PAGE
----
Verhandelingen - Koninklijke Academie voor Geneeskunde van België vol:57 issue:4 pages:303-14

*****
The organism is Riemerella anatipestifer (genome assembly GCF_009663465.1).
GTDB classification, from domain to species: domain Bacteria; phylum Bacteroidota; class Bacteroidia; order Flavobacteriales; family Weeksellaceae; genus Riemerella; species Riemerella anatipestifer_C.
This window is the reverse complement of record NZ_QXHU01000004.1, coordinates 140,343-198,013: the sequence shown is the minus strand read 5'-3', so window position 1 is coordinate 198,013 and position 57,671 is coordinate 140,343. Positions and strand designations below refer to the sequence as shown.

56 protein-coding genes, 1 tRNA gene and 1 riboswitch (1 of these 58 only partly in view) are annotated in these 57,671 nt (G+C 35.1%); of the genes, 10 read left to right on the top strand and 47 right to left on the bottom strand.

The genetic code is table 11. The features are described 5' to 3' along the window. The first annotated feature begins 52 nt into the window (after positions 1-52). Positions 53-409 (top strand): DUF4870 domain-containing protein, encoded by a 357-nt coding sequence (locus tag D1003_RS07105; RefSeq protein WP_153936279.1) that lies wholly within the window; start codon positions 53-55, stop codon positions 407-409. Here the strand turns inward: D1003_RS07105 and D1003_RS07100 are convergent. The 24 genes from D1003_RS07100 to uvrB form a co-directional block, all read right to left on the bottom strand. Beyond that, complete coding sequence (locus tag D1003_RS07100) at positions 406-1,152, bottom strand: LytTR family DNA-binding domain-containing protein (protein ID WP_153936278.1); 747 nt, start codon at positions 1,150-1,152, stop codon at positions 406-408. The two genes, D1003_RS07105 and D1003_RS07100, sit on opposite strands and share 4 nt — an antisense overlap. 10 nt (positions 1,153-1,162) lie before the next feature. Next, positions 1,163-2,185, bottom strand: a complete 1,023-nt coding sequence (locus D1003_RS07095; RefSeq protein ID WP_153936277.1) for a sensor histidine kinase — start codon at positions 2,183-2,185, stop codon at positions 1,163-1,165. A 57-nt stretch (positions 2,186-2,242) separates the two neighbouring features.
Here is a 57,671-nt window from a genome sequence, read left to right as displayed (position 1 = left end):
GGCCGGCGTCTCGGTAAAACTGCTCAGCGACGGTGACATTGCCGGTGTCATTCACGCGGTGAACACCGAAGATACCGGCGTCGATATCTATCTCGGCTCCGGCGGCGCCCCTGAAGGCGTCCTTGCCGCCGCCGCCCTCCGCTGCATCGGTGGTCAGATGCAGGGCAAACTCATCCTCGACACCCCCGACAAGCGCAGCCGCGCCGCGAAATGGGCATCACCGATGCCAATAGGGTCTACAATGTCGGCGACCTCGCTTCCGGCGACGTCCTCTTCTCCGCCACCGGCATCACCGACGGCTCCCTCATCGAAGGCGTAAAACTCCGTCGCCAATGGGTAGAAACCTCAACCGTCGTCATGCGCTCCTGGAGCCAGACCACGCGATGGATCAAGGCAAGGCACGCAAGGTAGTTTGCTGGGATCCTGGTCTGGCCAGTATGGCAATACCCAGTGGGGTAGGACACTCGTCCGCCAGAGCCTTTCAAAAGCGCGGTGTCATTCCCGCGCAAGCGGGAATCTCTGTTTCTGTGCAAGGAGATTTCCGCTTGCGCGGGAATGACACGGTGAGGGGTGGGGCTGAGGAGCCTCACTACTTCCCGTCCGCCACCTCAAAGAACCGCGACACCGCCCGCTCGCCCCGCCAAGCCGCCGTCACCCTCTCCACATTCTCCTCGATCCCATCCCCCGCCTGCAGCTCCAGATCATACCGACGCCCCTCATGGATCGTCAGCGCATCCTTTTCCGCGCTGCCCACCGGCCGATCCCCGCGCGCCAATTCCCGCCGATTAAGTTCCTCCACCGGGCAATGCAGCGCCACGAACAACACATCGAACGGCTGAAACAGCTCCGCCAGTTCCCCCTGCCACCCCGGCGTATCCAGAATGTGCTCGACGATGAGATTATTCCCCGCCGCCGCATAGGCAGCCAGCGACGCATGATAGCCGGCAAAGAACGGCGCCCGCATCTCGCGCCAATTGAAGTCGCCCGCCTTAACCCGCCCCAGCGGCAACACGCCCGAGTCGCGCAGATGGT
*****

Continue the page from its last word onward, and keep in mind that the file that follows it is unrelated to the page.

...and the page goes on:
Staphylokinase is a profibrinolytic agent that forms a 1:1 stoichiometric complex with plasminogen that, after conversion to plasmin, activates other plasminogen molecules to plasmin. The plasmin.staphylokinase complex, unlike the plasmin.streptokinase complex, is rapidly inhibited by alpha2-antiplasmin. In a plasma milieu, staphylokinase is able to dissolve fibrin clots without associated fibrinogen degradation. This fibrin-specificity of staphylokinase is the result of reduced inhibition by alpha2-antiplasmin of plasmin.staphylokinase complex bound to fibrin, recycling of staphylokinase from the plasmin.staphylokinase complex following inhibition by alpha2-antiplasmin, and prevention of the plasminogen.staphylokinase to plasmin.staphylokinase. In experimental animal models, staphylokinase appears to be equipotent to streptokinase for the dissolution of whole blood or plasma clots, but more potent for the dissolution of platelet-rich or retracted thrombi. The thrombolytic potential of recombinant staphylokinase is presently under investigation in pilot studies in patients with acute myocardial infarction or with peripheral arterial occlusion. Definition of the therapeutic benefit of recombinant staphylokinase will require more detailed dose-finding studies followed by randomized efficacy studies against other thrombolytic agents.